Bake the cookies in the oven for 15-20 mins or until they are cooked.


Measuring the right size is important. Make sure the plain dough is big and thick enough to wrap around. Because I didn’t get the size right, I rolled the dough for a few time and I added some flour on the working bench to prevent it sticky each time. Eventually the dough was dry, it didn’t stick well. There were gaps around and some cookies even cracked after baking.

If the ear comes off after baking (oops!) you can use some buttercream or melt sugar to glue it on again.

Once you know the basics, you can create your own animals, e.g. cat and bunny can be similar to the bear but the ears are in different shapes!


Peanut cookies

3 Apr

This recipe is very simple. It only took me 30 mins from prep to finish. It doesn’t use butter but vegetable oil which is a huge time saver and also dairy free. Cookies are not too sweet, and flaky with great peanut flavor. Not a fan of peanuts, then you can use walnuts or any other nuts you like. It is better to use roasted nuts – add aroma and depth of flavor. If you don’t have much time but you want a snack with minimum work, then give it a go! 😉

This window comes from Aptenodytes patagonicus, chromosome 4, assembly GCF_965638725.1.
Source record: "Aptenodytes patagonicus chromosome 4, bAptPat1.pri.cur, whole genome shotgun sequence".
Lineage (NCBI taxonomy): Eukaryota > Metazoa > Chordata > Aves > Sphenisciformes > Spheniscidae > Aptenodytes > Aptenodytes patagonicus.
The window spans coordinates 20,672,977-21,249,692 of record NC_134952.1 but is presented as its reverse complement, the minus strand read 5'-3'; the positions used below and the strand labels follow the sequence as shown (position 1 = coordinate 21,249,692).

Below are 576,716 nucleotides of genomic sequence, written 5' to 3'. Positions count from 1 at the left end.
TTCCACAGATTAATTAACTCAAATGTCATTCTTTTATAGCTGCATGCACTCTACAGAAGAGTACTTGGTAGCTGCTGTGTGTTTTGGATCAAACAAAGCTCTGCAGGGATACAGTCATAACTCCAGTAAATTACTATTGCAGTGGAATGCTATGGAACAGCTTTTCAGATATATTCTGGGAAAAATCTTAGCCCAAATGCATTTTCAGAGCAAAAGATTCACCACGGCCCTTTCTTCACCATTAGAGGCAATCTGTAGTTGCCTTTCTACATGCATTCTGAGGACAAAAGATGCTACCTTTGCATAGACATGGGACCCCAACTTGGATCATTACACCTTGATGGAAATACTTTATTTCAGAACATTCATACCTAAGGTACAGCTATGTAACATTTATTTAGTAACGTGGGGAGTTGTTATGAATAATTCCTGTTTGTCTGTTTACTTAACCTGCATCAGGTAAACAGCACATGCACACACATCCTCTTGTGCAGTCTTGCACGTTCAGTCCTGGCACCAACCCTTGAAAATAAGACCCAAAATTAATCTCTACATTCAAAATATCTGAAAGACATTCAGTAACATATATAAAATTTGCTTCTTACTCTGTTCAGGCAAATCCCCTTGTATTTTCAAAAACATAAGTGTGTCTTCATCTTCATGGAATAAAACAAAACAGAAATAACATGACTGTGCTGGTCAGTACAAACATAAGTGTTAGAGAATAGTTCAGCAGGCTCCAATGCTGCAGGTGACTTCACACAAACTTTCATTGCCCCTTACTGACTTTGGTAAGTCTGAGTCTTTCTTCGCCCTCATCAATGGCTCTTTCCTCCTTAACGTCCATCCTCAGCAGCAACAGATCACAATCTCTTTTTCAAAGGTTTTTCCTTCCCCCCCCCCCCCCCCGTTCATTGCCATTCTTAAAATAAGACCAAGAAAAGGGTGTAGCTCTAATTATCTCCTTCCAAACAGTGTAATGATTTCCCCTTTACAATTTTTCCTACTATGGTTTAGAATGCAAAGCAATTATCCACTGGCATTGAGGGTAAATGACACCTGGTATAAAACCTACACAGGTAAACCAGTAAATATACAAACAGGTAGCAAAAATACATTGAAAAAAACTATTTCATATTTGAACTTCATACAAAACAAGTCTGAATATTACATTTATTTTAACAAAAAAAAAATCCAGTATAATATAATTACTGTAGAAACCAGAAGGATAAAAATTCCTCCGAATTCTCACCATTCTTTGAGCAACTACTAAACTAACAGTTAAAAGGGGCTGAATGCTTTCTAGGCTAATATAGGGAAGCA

Peanut cookies
Makes 10 8-diameter cookies

  • Vegetable oil 100g
  • Caster sugar 80g
  • Egg 1
  • Salt 1g
  • Plain flour 225g
  • Baking power 4g (1tsp)
  • Roasted peanut, chopped 60g
  • Sesame seeds for sprinkle (optional)
  1. Preheat the oven at 180C. Line a baking pan with baking paper.
  2. Whisk vegetable oil and caster sugar together, then add egg and whisk again.
  3. In a separate bowl, sift plain flour, salt and baking power together.